A central aim of the Education Endowment Foundation (EEF) is to improve knowledge and extend the evidence-base on what works to raise the attainment of disadvantaged pupils in schools in England. To achieve this, all EEF projects will be rigorously evaluated by independent experts in educational research according to minimum standards. These evaluations will be funded by the EEF.

The impact of projects on attainment will be evaluated, where possible, using randomised controlled trials, with a linked process evaluation to understand the elements of successful delivery. Evaluations will be conducted by one of the EEF's independent panel of evaluators. The EEF takes a cumulative approach to evaluation whereby the size of evaluation, and therefore the number of schools or projects that we would require grantees to work with, will be determined by what we already know or whether there is a need to either pilot a new approach or demonstrate that an intervention can work at scale. In order to build capacity and maintain quality the EEF is developing resources for evaluators on aspects methodology and implementation.

We want to share our research about what works to raise the educational attainment of disadvantaged pupils. As projects progress, we will integrate the results of all of our evaluations into the summary of evidence for practitioners in the Teaching and Learning Toolkit. Sitting alongside the Toolkit and large-scale evaluations conducted by the EEF is the DIY Evaluation Guide, a resource for teachers and schools. It provides advice and guidance for teachers who want to improve the way they design and carry out small-scale evaluations of new strategies in their own schools.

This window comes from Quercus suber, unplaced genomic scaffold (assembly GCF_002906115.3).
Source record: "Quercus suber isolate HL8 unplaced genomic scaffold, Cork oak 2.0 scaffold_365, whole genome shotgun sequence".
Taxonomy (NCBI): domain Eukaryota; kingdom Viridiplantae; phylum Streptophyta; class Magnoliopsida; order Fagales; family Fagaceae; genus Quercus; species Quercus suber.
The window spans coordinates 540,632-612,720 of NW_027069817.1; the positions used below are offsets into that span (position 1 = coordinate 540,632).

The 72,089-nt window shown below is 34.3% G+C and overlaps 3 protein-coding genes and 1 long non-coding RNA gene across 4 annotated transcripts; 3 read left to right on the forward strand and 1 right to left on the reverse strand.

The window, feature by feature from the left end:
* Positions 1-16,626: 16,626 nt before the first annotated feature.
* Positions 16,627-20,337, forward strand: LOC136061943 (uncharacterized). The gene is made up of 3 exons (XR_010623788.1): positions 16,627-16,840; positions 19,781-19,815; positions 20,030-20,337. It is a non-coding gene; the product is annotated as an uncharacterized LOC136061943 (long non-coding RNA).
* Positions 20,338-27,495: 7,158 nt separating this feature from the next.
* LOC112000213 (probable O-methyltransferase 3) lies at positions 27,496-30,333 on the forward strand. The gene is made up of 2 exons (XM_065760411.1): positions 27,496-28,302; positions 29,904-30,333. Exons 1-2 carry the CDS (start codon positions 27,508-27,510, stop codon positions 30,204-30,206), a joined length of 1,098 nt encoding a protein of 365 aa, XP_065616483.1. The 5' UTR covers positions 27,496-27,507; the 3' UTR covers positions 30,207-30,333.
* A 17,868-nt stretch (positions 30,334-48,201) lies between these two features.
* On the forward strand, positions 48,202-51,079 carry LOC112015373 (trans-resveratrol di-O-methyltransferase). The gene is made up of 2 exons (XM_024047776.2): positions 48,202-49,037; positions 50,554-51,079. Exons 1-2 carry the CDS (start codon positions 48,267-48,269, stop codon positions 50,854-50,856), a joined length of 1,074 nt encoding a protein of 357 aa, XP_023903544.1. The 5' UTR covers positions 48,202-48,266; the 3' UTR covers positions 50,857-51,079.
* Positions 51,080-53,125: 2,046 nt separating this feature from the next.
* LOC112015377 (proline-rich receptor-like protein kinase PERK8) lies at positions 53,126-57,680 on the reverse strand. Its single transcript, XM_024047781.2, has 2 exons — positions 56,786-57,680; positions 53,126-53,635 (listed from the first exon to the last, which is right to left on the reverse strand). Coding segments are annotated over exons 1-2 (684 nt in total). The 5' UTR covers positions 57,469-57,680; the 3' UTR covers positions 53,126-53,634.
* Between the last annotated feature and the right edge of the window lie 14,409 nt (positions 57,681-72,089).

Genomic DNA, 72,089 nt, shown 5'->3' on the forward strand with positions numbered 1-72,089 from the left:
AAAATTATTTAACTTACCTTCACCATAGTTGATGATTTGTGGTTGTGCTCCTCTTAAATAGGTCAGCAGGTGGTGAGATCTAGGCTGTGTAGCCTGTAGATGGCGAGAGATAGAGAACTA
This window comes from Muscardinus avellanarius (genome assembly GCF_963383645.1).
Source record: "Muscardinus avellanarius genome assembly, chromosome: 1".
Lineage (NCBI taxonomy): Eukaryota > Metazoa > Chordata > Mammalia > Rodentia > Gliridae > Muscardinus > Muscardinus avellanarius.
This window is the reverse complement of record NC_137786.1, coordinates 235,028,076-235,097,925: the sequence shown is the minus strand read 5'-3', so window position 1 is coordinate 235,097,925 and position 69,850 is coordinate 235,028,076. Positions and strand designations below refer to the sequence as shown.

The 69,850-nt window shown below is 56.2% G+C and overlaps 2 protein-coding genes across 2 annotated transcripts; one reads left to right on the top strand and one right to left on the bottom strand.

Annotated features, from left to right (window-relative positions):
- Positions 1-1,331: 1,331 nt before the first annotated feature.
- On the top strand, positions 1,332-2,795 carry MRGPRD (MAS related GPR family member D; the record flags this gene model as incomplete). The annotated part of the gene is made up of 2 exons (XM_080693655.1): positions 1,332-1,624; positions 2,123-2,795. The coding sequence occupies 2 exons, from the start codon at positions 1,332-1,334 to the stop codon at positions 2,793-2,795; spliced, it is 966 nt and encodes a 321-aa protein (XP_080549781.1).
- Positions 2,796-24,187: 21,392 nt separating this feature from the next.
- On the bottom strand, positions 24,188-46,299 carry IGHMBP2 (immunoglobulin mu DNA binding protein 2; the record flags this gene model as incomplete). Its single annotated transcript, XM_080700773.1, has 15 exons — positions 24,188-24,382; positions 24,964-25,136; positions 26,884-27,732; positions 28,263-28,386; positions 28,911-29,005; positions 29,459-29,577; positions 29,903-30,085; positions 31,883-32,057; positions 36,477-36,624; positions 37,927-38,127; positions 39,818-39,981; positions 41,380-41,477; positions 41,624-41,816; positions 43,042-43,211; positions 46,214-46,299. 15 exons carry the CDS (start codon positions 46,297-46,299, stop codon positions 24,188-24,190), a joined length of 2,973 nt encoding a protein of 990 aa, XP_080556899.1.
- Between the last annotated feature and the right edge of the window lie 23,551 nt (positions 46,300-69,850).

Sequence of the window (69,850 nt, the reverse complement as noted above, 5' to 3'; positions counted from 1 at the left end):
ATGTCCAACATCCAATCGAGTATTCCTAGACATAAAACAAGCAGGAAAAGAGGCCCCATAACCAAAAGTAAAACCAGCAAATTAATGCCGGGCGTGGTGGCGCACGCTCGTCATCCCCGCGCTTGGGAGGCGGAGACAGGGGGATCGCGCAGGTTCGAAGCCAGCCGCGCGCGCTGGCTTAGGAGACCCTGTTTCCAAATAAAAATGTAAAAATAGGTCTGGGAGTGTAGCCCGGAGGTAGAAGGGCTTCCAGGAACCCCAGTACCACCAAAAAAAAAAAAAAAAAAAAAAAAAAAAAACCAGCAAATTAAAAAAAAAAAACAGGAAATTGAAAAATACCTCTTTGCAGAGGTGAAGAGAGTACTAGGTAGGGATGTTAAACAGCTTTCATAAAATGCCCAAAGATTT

Our website will feature evaluation reports and examples of approaches that work. We want to make our approach to evaluation rigorous and transparent. All our research can be accessed through the document library.

Classifying the security of findings from EEF evaluations

The EEF has developed a classification and accompanying procedure for judging the security of findings from EEF evaluations. The primary purpose of this system is to communicate to practitioners how much weight they should place on any particular finding or the amount that could be staked, based on that single evaluation, on finding the same result in the same or a similar context again. The ratings have been designed specifically to differentiate between EEF evaluations, most of which are set up as randomised controlled trials.

The classification system has been developed in consultation with members of the EEF Evaluation Advisory Board and Panel of Evaluators. The first version of the ratings were published in January 2014. The system then underwent a period of consultation and the revised version published in May 2014 alongside the consultation response document.

You can find the Classification system (May 2014) here.

You can find the Consultation on the classification system (May 2014) here.

You can find the original Classification system (January 2014) here.

The EEF welcomes feedback or comments on the security system. Please send them to camilla.nevill@eefoundation.org.uk